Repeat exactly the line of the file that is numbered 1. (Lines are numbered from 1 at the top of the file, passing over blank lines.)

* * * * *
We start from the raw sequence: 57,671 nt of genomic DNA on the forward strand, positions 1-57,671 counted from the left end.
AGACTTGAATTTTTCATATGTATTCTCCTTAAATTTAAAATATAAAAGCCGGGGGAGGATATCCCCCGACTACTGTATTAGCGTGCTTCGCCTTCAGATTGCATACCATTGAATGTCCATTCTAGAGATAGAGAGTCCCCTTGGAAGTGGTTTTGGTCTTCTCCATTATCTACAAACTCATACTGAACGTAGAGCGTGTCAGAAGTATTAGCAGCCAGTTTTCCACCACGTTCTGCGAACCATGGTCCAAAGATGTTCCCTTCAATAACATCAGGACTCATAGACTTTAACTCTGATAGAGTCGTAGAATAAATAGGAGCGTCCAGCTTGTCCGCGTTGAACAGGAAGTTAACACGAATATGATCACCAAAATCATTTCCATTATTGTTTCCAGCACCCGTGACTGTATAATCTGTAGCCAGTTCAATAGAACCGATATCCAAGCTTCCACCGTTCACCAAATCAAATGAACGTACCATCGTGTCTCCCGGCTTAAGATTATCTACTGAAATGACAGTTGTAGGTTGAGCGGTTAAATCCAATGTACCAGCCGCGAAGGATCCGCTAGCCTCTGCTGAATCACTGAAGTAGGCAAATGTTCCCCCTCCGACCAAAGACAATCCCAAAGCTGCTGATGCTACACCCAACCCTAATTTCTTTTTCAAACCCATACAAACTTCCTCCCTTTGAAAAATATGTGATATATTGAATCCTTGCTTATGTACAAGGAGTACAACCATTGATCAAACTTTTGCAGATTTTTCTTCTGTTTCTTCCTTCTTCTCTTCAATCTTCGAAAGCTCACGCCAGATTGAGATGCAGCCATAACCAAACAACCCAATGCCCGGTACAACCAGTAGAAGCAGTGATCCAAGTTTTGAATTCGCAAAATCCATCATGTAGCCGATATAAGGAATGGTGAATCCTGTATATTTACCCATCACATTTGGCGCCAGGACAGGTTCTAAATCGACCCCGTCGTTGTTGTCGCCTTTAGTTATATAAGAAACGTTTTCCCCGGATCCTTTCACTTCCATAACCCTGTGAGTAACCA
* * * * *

We start from the raw sequence: 57,671 nt of genomic DNA on the forward strand, positions 1-57,671 counted from the left end.